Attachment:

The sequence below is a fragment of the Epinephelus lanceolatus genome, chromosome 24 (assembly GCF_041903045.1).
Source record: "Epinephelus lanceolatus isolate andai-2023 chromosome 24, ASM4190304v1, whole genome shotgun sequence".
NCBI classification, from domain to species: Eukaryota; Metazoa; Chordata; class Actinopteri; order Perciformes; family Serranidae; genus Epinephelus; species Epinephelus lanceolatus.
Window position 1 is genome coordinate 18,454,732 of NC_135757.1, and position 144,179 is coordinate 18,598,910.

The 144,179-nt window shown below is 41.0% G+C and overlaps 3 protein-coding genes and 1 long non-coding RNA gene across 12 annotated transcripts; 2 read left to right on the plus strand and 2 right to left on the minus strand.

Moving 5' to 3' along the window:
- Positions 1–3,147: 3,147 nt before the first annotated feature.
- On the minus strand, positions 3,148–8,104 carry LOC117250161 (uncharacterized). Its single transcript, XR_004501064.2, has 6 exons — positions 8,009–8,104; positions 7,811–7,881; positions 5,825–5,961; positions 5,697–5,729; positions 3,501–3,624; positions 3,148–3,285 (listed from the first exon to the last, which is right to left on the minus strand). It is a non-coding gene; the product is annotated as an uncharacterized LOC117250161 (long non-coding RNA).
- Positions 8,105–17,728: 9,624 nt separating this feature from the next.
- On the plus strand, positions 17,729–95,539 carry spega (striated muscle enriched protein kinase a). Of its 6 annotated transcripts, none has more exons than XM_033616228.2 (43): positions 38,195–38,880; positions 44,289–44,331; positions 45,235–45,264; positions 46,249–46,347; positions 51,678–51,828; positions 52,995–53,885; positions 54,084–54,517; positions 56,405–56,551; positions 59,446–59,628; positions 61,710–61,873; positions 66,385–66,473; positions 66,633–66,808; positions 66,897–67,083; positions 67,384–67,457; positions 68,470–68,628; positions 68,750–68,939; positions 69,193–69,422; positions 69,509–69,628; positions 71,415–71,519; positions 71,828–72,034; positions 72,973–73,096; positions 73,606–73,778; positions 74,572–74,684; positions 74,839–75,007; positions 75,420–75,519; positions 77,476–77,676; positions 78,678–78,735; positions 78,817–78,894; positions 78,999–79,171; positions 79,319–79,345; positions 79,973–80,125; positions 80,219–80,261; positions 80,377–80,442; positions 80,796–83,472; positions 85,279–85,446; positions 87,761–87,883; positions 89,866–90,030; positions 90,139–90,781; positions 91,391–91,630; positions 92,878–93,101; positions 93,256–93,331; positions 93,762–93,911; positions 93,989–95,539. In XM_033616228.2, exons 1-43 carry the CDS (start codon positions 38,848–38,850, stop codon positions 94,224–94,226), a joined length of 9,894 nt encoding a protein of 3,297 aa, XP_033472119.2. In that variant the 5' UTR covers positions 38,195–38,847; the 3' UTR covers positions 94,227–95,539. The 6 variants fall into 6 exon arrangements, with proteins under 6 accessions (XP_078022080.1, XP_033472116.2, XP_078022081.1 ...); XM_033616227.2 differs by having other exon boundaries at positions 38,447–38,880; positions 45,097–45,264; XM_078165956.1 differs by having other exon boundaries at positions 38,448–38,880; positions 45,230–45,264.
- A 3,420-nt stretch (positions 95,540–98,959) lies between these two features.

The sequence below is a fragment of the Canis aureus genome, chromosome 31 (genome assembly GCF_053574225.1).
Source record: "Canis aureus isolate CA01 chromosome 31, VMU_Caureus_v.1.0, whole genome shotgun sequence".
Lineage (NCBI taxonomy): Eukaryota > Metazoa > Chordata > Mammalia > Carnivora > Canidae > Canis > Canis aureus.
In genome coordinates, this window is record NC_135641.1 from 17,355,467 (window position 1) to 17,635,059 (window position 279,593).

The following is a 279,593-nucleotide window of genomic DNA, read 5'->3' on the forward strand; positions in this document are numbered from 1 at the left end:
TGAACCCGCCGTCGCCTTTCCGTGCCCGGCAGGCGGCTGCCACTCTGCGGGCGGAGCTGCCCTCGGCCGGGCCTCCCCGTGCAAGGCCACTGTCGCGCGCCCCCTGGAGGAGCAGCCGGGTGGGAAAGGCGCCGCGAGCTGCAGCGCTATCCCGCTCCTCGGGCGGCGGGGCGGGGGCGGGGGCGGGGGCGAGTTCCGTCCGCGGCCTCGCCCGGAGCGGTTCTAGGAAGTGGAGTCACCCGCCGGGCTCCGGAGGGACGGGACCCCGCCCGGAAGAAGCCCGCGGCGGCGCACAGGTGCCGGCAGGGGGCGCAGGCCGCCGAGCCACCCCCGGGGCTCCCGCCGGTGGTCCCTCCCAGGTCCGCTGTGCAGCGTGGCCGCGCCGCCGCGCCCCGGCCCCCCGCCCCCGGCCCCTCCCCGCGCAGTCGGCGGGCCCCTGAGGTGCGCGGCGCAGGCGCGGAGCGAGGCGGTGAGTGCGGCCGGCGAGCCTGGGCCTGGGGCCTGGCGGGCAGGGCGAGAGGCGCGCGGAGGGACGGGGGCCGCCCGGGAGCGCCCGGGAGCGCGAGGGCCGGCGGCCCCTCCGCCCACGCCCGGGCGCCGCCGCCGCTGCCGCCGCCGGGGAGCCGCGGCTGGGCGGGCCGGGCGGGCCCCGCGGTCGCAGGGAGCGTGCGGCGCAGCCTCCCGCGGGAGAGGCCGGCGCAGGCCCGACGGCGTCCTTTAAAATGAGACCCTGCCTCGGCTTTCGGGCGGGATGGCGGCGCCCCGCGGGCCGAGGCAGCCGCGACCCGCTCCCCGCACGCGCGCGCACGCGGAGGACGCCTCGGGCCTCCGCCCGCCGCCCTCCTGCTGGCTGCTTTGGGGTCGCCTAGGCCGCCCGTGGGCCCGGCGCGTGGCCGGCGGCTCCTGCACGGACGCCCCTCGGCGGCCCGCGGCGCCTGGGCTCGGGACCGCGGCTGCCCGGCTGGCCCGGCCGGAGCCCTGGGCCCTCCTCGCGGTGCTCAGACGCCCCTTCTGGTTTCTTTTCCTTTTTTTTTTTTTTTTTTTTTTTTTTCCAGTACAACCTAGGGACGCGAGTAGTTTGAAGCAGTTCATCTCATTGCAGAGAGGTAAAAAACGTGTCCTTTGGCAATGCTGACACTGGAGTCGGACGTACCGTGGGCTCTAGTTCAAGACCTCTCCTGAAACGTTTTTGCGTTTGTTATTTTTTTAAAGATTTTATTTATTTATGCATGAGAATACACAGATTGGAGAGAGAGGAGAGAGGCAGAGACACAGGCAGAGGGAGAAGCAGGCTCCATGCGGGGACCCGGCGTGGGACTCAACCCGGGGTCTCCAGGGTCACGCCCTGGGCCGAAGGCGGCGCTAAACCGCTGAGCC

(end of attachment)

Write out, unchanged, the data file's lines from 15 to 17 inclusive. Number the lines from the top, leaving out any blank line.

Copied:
In genome coordinates, this window is record NC_135641.1 from 17,355,467 (window position 1) to 17,635,059 (window position 279,593).

The following is a 279,593-nucleotide window of genomic DNA, read 5'->3' on the forward strand; positions in this document are numbered from 1 at the left end:
TGAACCCGCCGTCGCCTTTCCGTGCCCGGCAGGCGGCTGCCACTCTGCGGGCGGAGCTGCCCTCGGCCGGGCCTCCCCGTGCAAGGCCACTGTCGCGCGCCCCCTGGAGGAGCAGCCGGGTGGGAAAGGCGCCGCGAGCTGCAGCGCTATCCCGCTCCTCGGGCGGCGGGGCGGGGGCGGGGGCGGGGGCGAGTTCCGTCCGCGGCCTCGCCCGGAGCGGTTCTAGGAAGTGGAGTCACCCGCCGGGCTCCGGAGGGACGGGACCCCGCCCGGAAGAAGCCCGCGGCGGCGCACAGGTGCCGGCAGGGGGCGCAGGCCGCCGAGCCACCCCCGGGGCTCCCGCCGGTGGTCCCTCCCAGGTCCGCTGTGCAGCGTGGCCGCGCCGCCGCGCCCCGGCCCCCCGCCCCCGGCCCCTCCCCGCGCAGTCGGCGGGCCCCTGAGGTGCGCGGCGCAGGCGCGGAGCGAGGCGGTGAGTGCGGCCGGCGAGCCTGGGCCTGGGGCCTGGCGGGCAGGGCGAGAGGCGCGCGGAGGGACGGGGGCCGCCCGGGAGCGCCCGGGAGCGCGAGGGCCGGCGGCCCCTCCGCCCACGCCCGGGCGCCGCCGCCGCTGCCGCCGCCGGGGAGCCGCGGCTGGGCGGGCCGGGCGGGCCCCGCGGTCGCAGGGAGCGTGCGGCGCAGCCTCCCGCGGGAGAGGCCGGCGCAGGCCCGACGGCGTCCTTTAAAATGAGACCCTGCCTCGGCTTTCGGGCGGGATGGCGGCGCCCCGCGGGCCGAGGCAGCCGCGACCCGCTCCCCGCACGCGCGCGCACGCGGAGGACGCCTCGGGCCTCCGCCCGCCGCCCTCCTGCTGGCTGCTTTGGGGTCGCCTAGGCCGCCCGTGGGCCCGGCGCGTGGCCGGCGGCTCCTGCACGGACGCCCCTCGGCGGCCCGCGGCGCCTGGGCTCGGGACCGCGGCTGCCCGGCTGGCCCGGCCGGAGCCCTGGGCCCTCCTCGCGGTGCTCAGACGCCCCTTCTGGTTTCTTTTCCTTTTTTTTTTTTTTTTTTTTTTTTTTCCAGTACAACCTAGGGACGCGAGTAGTTTGAAGCAGTTCATCTCATTGCAGAGAGGTAAAAAACGTGTCCTTTGGCAATGCTGACACTGGAGTCGGACGTACCGTGGGCTCTAGTTCAAGACCTCTCCTGAAACGTTTTTGCGTTTGTTATTTTTTTAAAGATTTTATTTATTTATGCATGAGAATACACAGATTGGAGAGAGAGGAGAGAGGCAGAGACACAGGCAGAGGGAGAAGCAGGCTCCATGCGGGGACCCGGCGTGGGACTCAACCCGGGGTCTCCAGGGTCACGCCCTGGGCCGAAGGCGGCGCTAAACCGCTGAGCC